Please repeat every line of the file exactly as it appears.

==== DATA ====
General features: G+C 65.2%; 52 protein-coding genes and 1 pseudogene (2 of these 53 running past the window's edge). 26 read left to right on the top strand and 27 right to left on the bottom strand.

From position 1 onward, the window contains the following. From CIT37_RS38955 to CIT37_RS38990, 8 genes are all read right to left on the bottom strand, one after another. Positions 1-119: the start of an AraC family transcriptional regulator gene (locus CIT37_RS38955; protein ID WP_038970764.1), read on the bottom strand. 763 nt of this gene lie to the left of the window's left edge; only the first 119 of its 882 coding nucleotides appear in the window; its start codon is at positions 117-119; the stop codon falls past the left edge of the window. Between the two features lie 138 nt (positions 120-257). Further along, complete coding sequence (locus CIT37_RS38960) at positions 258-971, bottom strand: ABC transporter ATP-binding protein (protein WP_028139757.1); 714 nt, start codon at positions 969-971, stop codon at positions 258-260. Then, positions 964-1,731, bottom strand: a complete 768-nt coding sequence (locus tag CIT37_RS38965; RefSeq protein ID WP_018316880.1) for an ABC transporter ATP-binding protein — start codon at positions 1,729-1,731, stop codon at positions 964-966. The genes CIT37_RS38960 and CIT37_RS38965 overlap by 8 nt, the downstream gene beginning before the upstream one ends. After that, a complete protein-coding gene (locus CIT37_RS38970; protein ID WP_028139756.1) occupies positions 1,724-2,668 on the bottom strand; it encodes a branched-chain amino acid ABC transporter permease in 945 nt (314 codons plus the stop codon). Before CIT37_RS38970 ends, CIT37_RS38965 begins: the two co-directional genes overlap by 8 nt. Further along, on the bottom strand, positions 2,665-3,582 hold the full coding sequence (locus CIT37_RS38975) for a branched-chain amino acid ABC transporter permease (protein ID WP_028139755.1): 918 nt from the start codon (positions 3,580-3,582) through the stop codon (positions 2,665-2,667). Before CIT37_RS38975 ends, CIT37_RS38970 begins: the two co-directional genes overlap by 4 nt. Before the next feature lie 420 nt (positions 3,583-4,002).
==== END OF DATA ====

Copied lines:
General features: G+C 65.2%; 52 protein-coding genes and 1 pseudogene (2 of these 53 running past the window's edge). 26 read left to right on the top strand and 27 right to left on the bottom strand.

From position 1 onward, the window contains the following. From CIT37_RS38955 to CIT37_RS38990, 8 genes are all read right to left on the bottom strand, one after another. Positions 1-119: the start of an AraC family transcriptional regulator gene (locus CIT37_RS38955; protein ID WP_038970764.1), read on the bottom strand. 763 nt of this gene lie to the left of the window's left edge; only the first 119 of its 882 coding nucleotides appear in the window; its start codon is at positions 117-119; the stop codon falls past the left edge of the window. Between the two features lie 138 nt (positions 120-257). Further along, complete coding sequence (locus CIT37_RS38960) at positions 258-971, bottom strand: ABC transporter ATP-binding protein (protein WP_028139757.1); 714 nt, start codon at positions 969-971, stop codon at positions 258-260. Then, positions 964-1,731, bottom strand: a complete 768-nt coding sequence (locus tag CIT37_RS38965; RefSeq protein ID WP_018316880.1) for an ABC transporter ATP-binding protein — start codon at positions 1,729-1,731, stop codon at positions 964-966. The genes CIT37_RS38960 and CIT37_RS38965 overlap by 8 nt, the downstream gene beginning before the upstream one ends. After that, a complete protein-coding gene (locus CIT37_RS38970; protein ID WP_028139756.1) occupies positions 1,724-2,668 on the bottom strand; it encodes a branched-chain amino acid ABC transporter permease in 945 nt (314 codons plus the stop codon). Before CIT37_RS38970 ends, CIT37_RS38965 begins: the two co-directional genes overlap by 8 nt. Further along, on the bottom strand, positions 2,665-3,582 hold the full coding sequence (locus CIT37_RS38975) for a branched-chain amino acid ABC transporter permease (protein ID WP_028139755.1): 918 nt from the start codon (positions 3,580-3,582) through the stop codon (positions 2,665-2,667). Before CIT37_RS38975 ends, CIT37_RS38970 begins: the two co-directional genes overlap by 4 nt. Before the next feature lie 420 nt (positions 3,583-4,002).